Week ahead – PMI’s, Speeches and GDP

by Nov 24, 2020Market Reviews

Week ahead – PMI’s, Speeches and GDP

As the news cycle slows, with the election in the past alongside initial vaccine hype fading away, it is essential to realize that not only is the Coronavirus continuing to ravage the economy, it continues to ravage the families and lives of many around the world.

Many have turned the Coronavirus into a statistical exercise, looking into the future when we eventually look past the Coronavirus. However, it is currently a present problem, with present consequences. Keep this in the back of your head when you trade and invest. Here is your week ahead.

What meeting did President Trump miss in order to play golf? (Answer at the bottom)

Monday, 23rd November – Germany PMI (November)

Like many countries in Europe, Germany is experiencing a spike in cases larger than the first wave. They recently recorded 23,000 new cases yesterday. This has directly affected service sector activity, with HIS Markit’s flash services PMI’s fell to 46.2 from 49.5 in the previous month. Remember, a print below 50 entails a contraction in manufacturing. Analysts forecast Germany to post its deepest recession since World War Two.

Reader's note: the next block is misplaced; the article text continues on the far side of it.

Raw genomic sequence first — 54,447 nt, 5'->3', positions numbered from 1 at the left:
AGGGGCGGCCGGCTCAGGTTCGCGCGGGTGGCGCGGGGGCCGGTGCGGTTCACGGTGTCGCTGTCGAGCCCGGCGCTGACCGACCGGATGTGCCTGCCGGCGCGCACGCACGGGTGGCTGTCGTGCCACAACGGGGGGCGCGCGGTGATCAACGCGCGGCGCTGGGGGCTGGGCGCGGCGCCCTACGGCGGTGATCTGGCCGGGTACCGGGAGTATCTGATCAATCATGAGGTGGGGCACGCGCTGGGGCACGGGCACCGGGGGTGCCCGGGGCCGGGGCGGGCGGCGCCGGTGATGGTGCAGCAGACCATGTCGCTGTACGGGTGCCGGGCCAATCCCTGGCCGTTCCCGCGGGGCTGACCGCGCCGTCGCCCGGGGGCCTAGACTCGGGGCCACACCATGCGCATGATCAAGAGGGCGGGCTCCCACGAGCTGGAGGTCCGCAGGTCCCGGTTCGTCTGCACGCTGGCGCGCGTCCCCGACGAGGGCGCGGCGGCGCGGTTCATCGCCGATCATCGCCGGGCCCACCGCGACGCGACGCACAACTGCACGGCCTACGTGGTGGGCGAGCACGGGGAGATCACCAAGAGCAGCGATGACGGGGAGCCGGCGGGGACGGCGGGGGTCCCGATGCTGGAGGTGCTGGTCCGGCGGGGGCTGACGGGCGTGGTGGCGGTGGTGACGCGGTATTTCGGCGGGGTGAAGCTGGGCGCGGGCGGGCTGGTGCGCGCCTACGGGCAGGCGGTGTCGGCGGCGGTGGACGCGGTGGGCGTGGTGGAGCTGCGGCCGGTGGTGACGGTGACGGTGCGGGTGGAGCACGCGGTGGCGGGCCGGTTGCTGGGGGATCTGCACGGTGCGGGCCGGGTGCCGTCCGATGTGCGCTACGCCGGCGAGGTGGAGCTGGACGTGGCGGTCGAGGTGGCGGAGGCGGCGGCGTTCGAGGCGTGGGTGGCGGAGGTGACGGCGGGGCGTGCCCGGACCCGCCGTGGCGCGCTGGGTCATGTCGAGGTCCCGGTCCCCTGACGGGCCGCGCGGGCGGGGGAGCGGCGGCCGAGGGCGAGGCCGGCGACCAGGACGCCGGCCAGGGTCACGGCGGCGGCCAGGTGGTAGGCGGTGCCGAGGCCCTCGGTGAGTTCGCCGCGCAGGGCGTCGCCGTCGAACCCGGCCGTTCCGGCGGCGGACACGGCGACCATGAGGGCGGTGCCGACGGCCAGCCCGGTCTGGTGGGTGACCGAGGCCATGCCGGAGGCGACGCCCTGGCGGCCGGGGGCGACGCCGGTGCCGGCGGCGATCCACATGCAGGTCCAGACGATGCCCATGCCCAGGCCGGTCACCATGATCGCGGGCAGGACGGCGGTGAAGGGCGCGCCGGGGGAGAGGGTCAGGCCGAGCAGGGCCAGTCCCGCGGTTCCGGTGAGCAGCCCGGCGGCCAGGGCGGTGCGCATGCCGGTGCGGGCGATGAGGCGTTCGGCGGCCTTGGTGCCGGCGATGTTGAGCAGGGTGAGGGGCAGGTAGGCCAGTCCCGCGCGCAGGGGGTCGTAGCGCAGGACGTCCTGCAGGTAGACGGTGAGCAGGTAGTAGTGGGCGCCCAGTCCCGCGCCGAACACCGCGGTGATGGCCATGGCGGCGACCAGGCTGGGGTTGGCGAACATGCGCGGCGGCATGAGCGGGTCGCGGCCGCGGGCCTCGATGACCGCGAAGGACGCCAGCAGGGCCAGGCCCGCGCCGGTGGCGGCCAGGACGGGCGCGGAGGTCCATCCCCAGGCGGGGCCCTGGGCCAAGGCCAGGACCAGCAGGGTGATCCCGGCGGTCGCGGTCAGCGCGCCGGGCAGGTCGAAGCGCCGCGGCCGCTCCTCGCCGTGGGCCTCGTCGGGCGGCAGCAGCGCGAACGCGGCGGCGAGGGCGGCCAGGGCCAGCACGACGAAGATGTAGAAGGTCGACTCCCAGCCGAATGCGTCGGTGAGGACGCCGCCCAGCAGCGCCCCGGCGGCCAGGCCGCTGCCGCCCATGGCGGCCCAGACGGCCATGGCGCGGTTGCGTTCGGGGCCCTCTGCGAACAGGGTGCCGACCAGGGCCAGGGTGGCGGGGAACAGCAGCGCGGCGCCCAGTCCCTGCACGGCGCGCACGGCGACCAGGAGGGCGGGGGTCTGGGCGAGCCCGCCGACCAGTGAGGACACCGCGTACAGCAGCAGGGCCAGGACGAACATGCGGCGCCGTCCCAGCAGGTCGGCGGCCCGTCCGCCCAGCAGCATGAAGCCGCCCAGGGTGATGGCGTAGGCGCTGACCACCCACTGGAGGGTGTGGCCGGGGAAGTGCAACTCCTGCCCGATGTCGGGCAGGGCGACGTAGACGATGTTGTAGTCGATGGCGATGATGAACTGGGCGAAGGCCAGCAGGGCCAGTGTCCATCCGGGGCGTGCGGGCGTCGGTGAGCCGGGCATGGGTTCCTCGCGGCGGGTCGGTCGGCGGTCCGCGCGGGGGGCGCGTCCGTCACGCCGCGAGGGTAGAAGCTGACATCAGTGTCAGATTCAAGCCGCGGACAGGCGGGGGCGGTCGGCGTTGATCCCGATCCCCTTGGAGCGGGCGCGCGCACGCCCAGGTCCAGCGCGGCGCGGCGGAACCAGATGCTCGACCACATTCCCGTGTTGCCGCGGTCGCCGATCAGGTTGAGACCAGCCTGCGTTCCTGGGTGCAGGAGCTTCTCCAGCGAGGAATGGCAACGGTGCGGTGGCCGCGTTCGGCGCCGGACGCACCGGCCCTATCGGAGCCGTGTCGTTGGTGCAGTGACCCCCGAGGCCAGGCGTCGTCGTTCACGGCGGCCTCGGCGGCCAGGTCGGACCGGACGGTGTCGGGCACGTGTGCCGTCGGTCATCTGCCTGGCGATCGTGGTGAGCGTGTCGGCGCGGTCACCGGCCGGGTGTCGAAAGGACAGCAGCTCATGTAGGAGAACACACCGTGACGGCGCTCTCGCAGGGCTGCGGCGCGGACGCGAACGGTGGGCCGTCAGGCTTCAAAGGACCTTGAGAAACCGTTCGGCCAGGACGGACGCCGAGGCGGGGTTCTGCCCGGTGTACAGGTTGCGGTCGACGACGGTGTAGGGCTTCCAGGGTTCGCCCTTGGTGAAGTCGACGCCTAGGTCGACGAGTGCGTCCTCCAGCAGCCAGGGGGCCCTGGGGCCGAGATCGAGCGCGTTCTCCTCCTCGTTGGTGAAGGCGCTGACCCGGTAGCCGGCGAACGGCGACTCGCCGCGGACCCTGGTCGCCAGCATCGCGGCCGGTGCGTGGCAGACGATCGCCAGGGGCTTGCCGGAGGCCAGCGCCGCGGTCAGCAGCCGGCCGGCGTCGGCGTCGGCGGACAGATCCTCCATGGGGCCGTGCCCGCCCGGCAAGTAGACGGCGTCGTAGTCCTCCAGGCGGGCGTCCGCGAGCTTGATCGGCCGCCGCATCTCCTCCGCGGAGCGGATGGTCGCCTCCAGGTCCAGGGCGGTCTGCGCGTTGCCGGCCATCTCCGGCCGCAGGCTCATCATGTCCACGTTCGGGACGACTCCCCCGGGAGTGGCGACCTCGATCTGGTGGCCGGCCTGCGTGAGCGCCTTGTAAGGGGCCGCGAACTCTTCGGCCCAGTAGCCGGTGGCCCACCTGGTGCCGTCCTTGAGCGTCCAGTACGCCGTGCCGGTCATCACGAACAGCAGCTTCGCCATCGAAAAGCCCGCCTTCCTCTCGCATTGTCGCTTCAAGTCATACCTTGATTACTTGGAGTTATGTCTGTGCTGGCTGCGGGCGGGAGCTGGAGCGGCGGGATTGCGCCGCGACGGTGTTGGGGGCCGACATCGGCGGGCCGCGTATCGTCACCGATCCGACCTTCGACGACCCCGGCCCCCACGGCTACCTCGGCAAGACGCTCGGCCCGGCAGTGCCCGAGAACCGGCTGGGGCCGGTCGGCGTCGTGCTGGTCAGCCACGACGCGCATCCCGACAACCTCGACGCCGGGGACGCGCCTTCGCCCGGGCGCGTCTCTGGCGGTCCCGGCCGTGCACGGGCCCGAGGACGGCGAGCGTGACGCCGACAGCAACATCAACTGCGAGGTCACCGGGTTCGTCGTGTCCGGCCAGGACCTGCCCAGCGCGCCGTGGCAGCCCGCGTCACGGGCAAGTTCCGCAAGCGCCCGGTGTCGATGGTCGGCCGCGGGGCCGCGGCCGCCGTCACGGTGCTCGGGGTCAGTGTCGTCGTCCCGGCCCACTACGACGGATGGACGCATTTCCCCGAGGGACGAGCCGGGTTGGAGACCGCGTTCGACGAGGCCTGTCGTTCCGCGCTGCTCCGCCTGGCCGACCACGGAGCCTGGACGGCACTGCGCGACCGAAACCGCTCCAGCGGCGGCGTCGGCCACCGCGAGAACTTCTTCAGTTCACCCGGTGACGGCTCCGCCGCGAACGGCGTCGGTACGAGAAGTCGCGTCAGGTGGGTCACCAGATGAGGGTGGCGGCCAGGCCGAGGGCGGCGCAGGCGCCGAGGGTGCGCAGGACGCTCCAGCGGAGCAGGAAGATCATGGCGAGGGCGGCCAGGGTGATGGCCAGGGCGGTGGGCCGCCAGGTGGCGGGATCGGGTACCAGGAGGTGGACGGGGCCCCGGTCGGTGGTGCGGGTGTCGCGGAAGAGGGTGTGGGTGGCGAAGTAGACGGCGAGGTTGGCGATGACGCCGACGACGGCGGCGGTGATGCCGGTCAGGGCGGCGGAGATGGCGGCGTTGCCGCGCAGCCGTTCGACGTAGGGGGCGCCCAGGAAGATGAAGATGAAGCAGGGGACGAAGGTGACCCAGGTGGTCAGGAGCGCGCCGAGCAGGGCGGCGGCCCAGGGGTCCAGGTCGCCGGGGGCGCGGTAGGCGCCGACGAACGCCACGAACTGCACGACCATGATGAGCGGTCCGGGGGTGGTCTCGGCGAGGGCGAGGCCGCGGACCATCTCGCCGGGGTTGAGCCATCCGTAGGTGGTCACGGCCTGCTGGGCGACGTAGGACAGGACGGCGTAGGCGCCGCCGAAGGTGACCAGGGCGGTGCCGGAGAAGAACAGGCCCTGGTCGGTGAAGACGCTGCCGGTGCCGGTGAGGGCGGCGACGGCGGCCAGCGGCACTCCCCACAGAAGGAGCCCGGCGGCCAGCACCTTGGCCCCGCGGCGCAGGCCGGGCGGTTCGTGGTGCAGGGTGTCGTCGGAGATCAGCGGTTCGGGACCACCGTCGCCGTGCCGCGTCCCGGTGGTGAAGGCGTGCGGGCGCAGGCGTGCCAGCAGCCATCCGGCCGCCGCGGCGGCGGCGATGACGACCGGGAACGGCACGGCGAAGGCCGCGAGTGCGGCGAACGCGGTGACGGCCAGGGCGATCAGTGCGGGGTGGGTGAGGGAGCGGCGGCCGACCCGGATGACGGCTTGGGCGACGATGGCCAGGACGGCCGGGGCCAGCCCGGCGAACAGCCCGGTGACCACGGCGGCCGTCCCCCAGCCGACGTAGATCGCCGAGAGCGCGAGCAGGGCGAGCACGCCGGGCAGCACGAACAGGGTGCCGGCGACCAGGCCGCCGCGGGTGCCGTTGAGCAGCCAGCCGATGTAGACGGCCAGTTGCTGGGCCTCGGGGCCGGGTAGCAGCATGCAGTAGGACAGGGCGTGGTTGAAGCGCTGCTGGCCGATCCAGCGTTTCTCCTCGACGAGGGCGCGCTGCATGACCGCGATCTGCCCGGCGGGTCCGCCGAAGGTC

Monday, 23rd November – UK’s PMI’s

In terms of the most frustrated, I am at a country in terms of their Coronavirus response; I am most frustrated in the UK.  They had the resources to implement a robust early Coronavirus response. However, Bureaucracy and trying to balance economic damage and human life has placed the UK on its knees.  At its peak, the UK recorded over 34,000 daily Coronavirus cases.

After placing a lockdown on citizens, Prime Minister Boris Johnson plans to end the lockdown on 2nd December. However, daily Coronavirus cases still rack up, around 20,000 per day. For reference, New Zealand and Australia lifted restrictions once there were consistently zero community Coronavirus cases. However, the second lockdown could not push the UK’s PMI’s further down, printing 45.8 with an analyst consensus for 42.5. However, a third wave will push this figure further down.  

 

Tuesday, 24th November – Australia’s Trade Balance

While the Coronavirus stops many businesses from operating, one sector that was affected less was freight. However, with Australia heightening tensions with China, their largest trading partner, their Trade Balance may see a drop in the next print. Canberra’s Officials stated that reports on Chinese authorities telling Chinese buyers to stop purchases of Coal, copper, wine barley, sugar, lobster, and timber as “deeply troubling.

“On the other side of the bond, Beijing has accused Australia of “anti-China hysteria,” about Australia prompting an investigation into the origins of the Coronavirus vaccine in China. The previous trade balance was 5.63 Billion.

 

Tuesday, 24th November – Bank of Japan’s Governor Kuroda Speech

Japan is one of the only countries that are experiencing the third wave. Each consecutive wave has been larger than the previous in Japan.  The method they have adopted, called the “Japan Model,” has effectively curbed the spread of the virus in the country.